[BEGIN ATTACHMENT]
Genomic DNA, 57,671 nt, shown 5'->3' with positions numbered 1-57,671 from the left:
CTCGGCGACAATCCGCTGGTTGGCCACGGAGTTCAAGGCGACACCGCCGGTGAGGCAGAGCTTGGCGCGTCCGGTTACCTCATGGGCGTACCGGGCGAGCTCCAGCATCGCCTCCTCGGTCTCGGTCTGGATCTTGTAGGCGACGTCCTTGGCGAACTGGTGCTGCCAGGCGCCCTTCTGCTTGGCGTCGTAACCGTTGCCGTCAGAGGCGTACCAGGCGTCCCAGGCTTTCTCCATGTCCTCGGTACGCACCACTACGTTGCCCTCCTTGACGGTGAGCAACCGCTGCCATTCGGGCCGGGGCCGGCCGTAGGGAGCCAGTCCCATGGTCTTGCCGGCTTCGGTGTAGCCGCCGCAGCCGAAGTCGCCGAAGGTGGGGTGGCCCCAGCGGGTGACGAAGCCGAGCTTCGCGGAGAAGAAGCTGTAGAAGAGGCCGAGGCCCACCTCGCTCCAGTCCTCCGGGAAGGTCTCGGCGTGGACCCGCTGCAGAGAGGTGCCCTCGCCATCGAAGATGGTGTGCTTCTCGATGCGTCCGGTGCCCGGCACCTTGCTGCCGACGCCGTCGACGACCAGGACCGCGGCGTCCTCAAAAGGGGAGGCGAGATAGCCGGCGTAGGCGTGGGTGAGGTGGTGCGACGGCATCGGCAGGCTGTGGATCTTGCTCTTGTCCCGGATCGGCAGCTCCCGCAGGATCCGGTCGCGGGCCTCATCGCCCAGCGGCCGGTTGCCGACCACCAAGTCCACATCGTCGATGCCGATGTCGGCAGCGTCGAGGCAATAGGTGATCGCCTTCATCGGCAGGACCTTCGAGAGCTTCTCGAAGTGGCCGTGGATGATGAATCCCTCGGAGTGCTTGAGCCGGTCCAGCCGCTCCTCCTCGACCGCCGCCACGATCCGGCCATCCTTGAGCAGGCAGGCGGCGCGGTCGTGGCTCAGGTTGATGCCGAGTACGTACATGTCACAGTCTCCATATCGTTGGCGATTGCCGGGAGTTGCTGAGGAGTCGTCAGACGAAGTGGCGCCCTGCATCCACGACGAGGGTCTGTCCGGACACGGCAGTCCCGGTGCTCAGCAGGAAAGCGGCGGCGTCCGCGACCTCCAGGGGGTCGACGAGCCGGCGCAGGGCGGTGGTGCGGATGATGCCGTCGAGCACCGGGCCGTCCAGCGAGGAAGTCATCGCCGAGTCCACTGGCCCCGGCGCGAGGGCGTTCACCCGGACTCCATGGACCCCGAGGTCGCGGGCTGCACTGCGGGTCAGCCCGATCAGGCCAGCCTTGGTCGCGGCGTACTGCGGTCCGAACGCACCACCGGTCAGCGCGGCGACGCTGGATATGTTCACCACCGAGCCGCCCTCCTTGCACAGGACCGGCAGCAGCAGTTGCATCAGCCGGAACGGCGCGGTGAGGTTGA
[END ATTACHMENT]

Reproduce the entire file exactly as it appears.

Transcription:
Genomic DNA, 57,671 nt, shown 5'->3' with positions numbered 1-57,671 from the left:
CTCGGCGACAATCCGCTGGTTGGCCACGGAGTTCAAGGCGACACCGCCGGTGAGGCAGAGCTTGGCGCGTCCGGTTACCTCATGGGCGTACCGGGCGAGCTCCAGCATCGCCTCCTCGGTCTCGGTCTGGATCTTGTAGGCGACGTCCTTGGCGAACTGGTGCTGCCAGGCGCCCTTCTGCTTGGCGTCGTAACCGTTGCCGTCAGAGGCGTACCAGGCGTCCCAGGCTTTCTCCATGTCCTCGGTACGCACCACTACGTTGCCCTCCTTGACGGTGAGCAACCGCTGCCATTCGGGCCGGGGCCGGCCGTAGGGAGCCAGTCCCATGGTCTTGCCGGCTTCGGTGTAGCCGCCGCAGCCGAAGTCGCCGAAGGTGGGGTGGCCCCAGCGGGTGACGAAGCCGAGCTTCGCGGAGAAGAAGCTGTAGAAGAGGCCGAGGCCCACCTCGCTCCAGTCCTCCGGGAAGGTCTCGGCGTGGACCCGCTGCAGAGAGGTGCCCTCGCCATCGAAGATGGTGTGCTTCTCGATGCGTCCGGTGCCCGGCACCTTGCTGCCGACGCCGTCGACGACCAGGACCGCGGCGTCCTCAAAAGGGGAGGCGAGATAGCCGGCGTAGGCGTGGGTGAGGTGGTGCGACGGCATCGGCAGGCTGTGGATCTTGCTCTTGTCCCGGATCGGCAGCTCCCGCAGGATCCGGTCGCGGGCCTCATCGCCCAGCGGCCGGTTGCCGACCACCAAGTCCACATCGTCGATGCCGATGTCGGCAGCGTCGAGGCAATAGGTGATCGCCTTCATCGGCAGGACCTTCGAGAGCTTCTCGAAGTGGCCGTGGATGATGAATCCCTCGGAGTGCTTGAGCCGGTCCAGCCGCTCCTCCTCGACCGCCGCCACGATCCGGCCATCCTTGAGCAGGCAGGCGGCGCGGTCGTGGCTCAGGTTGATGCCGAGTACGTACATGTCACAGTCTCCATATCGTTGGCGATTGCCGGGAGTTGCTGAGGAGTCGTCAGACGAAGTGGCGCCCTGCATCCACGACGAGGGTCTGTCCGGACACGGCAGTCCCGGTGCTCAGCAGGAAAGCGGCGGCGTCCGCGACCTCCAGGGGGTCGACGAGCCGGCGCAGGGCGGTGGTGCGGATGATGCCGTCGAGCACCGGGCCGTCCAGCGAGGAAGTCATCGCCGAGTCCACTGGCCCCGGCGCGAGGGCGTTCACCCGGACTCCATGGACCCCGAGGTCGCGGGCTGCACTGCGGGTCAGCCCGATCAGGCCAGCCTTGGTCGCGGCGTACTGCGGTCCGAACGCACCACCGGTCAGCGCGGCGACGCTGGATATGTTCACCACCGAGCCGCCCTCCTTGCACAGGACCGGCAGCAGCAGTTGCATCAGCCGGAACGGCGCGGTGAGGTTGA